This is going to keep me busy for a while, and I think a valuable jolt of input.
4 x
"strange accents do not mar fair speech" - Beregond, Return of the King.
Log: Bengali and German

malach
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Posts: 76
Joined: Sat Aug 11, 2018 11:52 am
Languages: English (N)
Studying: Bengali and German
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Re: malach's log - Bengali and German

Postby malach » Fri Jun 21, 2019 7:12 pm

Bengali

I've made a plan to substantially lift my reading ability in Bengali this summer. This will mostly be through intensive reading, working with new vocabulary/grammar, and re-reading to reinforce what I have learnt. I will try to keep a balanced routine though, as I need to work on my spoken Bengali. The three main pillars of my routine will be:

  • Glossika - I'm quite enjoying this, and it ensures I practise speaking full sentences
  • Writing - already a regular routine, but I'll work harder to expand the topics I cover
  • Reading - I now have a lot of material to select from
For reading, I want to (a) retain a good proportion of the new words and (b) bring a significant amount into active use.

I'm planning a strategy like this:

  1. Read a passage, writing out sentences with unknown words and marking the unknown words
  2. Work through the unknown words, writing out their meaning/explanation
  3. Reread the passage, with the aim of now mostly understanding it.
That will probably take place over three days. For reinforcement, I will reread the passages at intervals, say "later in the week", "after 2 weeks", "after 3 months".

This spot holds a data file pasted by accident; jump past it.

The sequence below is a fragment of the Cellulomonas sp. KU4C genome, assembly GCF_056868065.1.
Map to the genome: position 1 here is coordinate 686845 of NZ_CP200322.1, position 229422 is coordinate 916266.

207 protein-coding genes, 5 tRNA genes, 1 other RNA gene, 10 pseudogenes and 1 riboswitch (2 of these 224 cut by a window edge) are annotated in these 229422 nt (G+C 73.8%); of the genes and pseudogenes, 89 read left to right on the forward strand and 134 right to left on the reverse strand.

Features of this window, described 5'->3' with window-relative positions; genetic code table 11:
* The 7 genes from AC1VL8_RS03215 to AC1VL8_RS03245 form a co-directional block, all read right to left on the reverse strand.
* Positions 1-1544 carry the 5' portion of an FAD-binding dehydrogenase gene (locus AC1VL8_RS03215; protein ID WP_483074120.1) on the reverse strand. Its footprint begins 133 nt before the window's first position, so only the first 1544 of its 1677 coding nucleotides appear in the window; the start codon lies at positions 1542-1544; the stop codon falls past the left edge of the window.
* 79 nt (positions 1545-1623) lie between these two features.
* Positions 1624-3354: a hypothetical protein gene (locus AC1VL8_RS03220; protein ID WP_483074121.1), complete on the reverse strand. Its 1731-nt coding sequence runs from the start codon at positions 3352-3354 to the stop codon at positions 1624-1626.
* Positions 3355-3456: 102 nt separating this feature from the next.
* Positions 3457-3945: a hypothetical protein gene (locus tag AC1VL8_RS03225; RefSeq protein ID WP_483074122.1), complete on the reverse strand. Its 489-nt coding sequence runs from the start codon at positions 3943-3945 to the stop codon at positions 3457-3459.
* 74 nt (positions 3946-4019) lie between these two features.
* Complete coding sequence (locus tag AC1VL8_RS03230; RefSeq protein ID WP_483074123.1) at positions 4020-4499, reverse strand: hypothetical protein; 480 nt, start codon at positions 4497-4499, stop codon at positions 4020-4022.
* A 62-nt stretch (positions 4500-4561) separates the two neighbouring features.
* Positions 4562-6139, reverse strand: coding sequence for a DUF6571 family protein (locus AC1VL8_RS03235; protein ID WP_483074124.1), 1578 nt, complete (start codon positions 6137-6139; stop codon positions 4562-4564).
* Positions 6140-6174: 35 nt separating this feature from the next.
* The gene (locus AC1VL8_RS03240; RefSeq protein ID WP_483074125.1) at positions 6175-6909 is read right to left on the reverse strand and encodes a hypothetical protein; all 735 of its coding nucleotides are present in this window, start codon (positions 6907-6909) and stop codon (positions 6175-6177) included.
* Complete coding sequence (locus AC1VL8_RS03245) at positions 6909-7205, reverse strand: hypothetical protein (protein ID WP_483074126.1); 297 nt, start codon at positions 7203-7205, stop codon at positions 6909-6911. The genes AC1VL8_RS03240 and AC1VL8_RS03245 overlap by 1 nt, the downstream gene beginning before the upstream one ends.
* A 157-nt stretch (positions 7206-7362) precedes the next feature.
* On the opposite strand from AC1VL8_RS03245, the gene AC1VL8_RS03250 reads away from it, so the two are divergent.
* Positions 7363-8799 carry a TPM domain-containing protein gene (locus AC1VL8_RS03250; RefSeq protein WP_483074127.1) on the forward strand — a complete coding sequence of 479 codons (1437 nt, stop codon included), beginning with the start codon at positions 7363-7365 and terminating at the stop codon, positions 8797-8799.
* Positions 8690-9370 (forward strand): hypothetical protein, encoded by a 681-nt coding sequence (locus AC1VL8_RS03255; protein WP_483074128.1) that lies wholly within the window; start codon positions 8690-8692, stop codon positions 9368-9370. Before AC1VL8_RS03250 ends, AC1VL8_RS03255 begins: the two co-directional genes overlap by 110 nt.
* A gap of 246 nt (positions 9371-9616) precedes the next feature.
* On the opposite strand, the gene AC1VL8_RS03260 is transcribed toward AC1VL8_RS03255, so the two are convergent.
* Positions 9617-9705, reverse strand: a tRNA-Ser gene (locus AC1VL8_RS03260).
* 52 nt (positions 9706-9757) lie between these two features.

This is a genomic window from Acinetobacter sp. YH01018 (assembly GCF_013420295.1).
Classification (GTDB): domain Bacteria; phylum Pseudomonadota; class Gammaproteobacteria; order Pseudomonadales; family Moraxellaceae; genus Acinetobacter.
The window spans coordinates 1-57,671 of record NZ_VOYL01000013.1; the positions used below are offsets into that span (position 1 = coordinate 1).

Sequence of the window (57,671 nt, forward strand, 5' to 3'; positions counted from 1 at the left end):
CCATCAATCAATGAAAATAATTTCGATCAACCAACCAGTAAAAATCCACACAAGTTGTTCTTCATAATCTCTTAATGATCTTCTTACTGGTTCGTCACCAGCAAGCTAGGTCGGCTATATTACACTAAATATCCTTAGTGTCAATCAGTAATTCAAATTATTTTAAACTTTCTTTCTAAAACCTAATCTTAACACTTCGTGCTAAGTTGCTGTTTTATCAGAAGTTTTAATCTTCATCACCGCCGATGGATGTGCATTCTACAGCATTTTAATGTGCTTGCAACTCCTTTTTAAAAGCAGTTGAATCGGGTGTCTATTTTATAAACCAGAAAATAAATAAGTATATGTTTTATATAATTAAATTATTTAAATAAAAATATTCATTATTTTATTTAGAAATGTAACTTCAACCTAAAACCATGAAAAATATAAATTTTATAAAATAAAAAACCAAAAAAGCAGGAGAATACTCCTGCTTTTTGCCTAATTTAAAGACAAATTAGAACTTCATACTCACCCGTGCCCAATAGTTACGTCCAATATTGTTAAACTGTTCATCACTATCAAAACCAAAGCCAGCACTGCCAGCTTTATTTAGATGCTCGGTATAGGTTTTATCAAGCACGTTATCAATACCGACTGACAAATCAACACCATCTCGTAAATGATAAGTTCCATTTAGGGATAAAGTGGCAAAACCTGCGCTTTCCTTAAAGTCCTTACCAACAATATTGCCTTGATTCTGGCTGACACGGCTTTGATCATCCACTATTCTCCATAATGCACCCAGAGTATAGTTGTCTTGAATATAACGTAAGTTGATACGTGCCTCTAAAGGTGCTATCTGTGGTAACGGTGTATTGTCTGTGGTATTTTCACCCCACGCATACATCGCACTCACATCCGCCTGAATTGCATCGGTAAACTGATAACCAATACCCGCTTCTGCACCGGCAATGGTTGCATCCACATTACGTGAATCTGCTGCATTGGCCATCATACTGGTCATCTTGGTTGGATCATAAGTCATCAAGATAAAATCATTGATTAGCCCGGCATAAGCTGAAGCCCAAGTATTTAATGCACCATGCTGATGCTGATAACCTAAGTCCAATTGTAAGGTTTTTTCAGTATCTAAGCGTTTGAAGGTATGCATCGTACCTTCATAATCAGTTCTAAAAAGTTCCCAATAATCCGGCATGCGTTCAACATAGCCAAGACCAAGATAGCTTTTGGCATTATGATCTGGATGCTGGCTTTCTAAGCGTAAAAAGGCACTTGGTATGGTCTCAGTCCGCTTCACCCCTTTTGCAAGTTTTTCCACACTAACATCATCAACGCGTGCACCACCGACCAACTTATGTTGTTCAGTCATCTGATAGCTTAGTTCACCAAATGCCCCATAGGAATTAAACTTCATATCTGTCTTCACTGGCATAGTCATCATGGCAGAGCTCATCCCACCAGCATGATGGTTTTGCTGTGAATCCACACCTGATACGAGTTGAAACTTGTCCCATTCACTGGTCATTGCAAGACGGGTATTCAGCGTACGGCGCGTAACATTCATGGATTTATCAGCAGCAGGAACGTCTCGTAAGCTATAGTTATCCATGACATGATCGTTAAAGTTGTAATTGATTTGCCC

I do not want to lose these hard-earned words. I plan to (a) incorporate them in my regular writing, either by writing a summary of the passage or making up arbitrary sentences using them, and (b) writing them into another book and using the Gold List method for review.

Why Gold List? Mostly because it is the least 'work like' method of vocabulary review I'm aware of. The intention is not to add too much effort to the reading/re-reading process, which is where I want to see the main gains. But learning vocabulary is usually like eating soup with a fork, and I want to keep the words I'm learning pinned down in a book somewhere. The review/distill process is light-weight enough that I'm likely to do it, and it won't matter if I forget.

German - one week until the A2 test!

The test will hopefully see me where I wanted to reach last August. I'm currently reviewing what is necessary for the exam. I may forget how to make sentences in the spoken part, and which of der/die/das goes with Haus during the writing, so there's lots to be wary of!

I'll have to think then what I do with the language after next week, especially in view of the above plan. But no backsliding! It's been hard work to get to here, whereever 'here' now is.
2 x
"strange accents do not mar fair speech" - Beregond, Return of the King.
Log: Bengali and German

malach
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Posts: 76
Joined: Sat Aug 11, 2018 11:52 am
Languages: English (N)
Studying: Bengali and German